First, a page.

Is your marketing a destination vessel or a pleasure cruise?
In my experience, more often than not, companies settle for marketing built on a hazy understanding of their buyers. When I ask brand and company leaders to tell me about who they are targeting, worst case scenario they share something extremely broad such as, “Enterprise,” “SMBs," or “Consumers.” Best case scenario, they know a bit more. If they are B2B, they might say, “They are in (this vertical) and some from (that vertical) and they are usually a leader or decision maker in (this function).” If they are B2C, they might say, “Targeting all Millenials.” Mayday.
It’s then the marketing team’s challenge to take this extremely distilled understanding of the customer and build a story that connects. Because there aren’t many details on what that audience cares about, the messaging focuses on generic value propositions like, “get there faster” or “do more with less” or “automate (this), so you can spend more time on (that).”
A good story hinged on any of these promises is like a pleasure cruise with no destination. It may look stunning and feel delightful, but it isn't going anywhere. That's because this story is left to lean heavily on the bells and whistles of what you are selling – the what and the how – because that is what you know in full color. Without the understanding of your target audience – the who and their why – you have an aimless storytelling vessel hoping to drift into the right harbor. Building an emotional connection with your buyer will be very difficult.
Understand your buyer
If this sounds familiar, don't worry. There is a great opportunity for improvement. Here's how to quickly get to know your target audience right under your brand's own roof.
Imagine if you knew this about your buyers…
What motivates them?
😡 What frustrates them?
🥇 How is their success measured?
🚧 What obstacles stand in their way?
You might be surprised to know that if you gathered together a diverse group of people within your company who touch the customer at any point in the relationship, they will each know at least a smidgeon of the answers to these questions. When brought together, your customer's bigger picture in full color starts to form.
Next, imagine if you answered the above questions for each audience that plays a role in your buyer's journey. Each different function – product, sales, marketing, support, procurement, finance, compliance, HR – will have a unique set of answers. If there are multiple roles involved in your customer relationship, you can start to see that answering these questions for each of those audience segments equips you with quite a bit of data about who you are marketing to. As a result, the opportunity for authenticity and the making of stories that connect with and build trust with these people grows.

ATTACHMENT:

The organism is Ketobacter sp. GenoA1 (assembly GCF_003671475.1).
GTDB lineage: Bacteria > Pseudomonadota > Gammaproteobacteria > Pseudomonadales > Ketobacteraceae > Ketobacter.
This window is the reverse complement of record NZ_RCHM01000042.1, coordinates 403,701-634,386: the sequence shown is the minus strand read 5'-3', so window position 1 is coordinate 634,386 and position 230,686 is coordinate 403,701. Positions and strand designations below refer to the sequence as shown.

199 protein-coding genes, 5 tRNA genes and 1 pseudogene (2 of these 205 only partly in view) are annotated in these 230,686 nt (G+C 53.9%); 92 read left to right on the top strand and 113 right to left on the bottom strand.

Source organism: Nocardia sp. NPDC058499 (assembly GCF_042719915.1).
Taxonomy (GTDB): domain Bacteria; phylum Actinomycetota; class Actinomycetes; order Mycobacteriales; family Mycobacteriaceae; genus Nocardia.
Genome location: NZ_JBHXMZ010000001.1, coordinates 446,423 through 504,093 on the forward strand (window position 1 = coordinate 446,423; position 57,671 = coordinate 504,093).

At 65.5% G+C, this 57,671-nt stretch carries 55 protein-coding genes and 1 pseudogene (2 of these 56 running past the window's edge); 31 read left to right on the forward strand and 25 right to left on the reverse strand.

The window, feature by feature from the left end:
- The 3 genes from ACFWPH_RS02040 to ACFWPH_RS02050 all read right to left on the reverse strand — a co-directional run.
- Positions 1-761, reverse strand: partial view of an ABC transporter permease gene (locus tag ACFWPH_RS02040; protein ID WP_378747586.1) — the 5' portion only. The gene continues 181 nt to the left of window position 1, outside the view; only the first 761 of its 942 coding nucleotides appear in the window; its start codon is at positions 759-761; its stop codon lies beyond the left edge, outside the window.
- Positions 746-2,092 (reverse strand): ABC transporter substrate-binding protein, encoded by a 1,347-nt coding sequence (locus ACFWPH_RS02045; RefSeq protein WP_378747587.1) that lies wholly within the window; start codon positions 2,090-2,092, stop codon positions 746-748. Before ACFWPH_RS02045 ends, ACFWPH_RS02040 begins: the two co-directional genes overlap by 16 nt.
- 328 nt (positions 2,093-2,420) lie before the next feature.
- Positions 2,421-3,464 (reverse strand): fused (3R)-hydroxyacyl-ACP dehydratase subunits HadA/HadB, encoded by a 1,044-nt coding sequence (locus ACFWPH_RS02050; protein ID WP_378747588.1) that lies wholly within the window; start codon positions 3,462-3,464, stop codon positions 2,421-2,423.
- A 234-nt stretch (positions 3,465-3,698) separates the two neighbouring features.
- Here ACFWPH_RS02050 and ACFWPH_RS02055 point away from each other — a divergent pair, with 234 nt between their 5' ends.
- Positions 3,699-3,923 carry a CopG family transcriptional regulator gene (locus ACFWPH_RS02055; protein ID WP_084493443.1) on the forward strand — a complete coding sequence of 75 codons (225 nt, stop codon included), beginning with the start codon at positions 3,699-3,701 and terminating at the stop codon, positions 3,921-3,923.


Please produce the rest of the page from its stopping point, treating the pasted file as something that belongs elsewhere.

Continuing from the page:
Much of this data, ideas, and insight will be rooted in the emotional drivers of your buyer and real users. As we've discussed, emotion is core to building stories that connect. It's the rudder that will steer your storytelling ship into the right port.
Build a story that connects with your buyer
Tapping into your buyer's motivations, frustrations, and state of mind once they are seeking solutions to the problem you address (i.e. buyer intent) is what you need to not only lead with empathy, but also to shape an effective marketing strategy and programs that bring this strategy to life.
Your customer-facing employees will know the answers to questions like this…
🗺️ Where will you find your customer?
🧐 What will they be looking for first? And next?
🚧 What obstacles will you help them overcome?
🧰 What resources will you need to craft to do this?
🦑 Who will they involve along the way?
All of this can be woven into powerful storytelling that connects with the people who care about it most. It's this color and context that can transform your brand into one your customer recognizes as the way to get to their desired destination. In tandem, your marketing becomes a vehicle for your company to be squarely aimed at and make headway toward its desired destination – awareness, revenue, loyalty.
There are a lot of turns between getting your ship on the right track (in the form of a story that truly reflects what's important to your customer) and then getting that ship docked. So begins the Customer Journey. I'll cover that in a subsequent piece.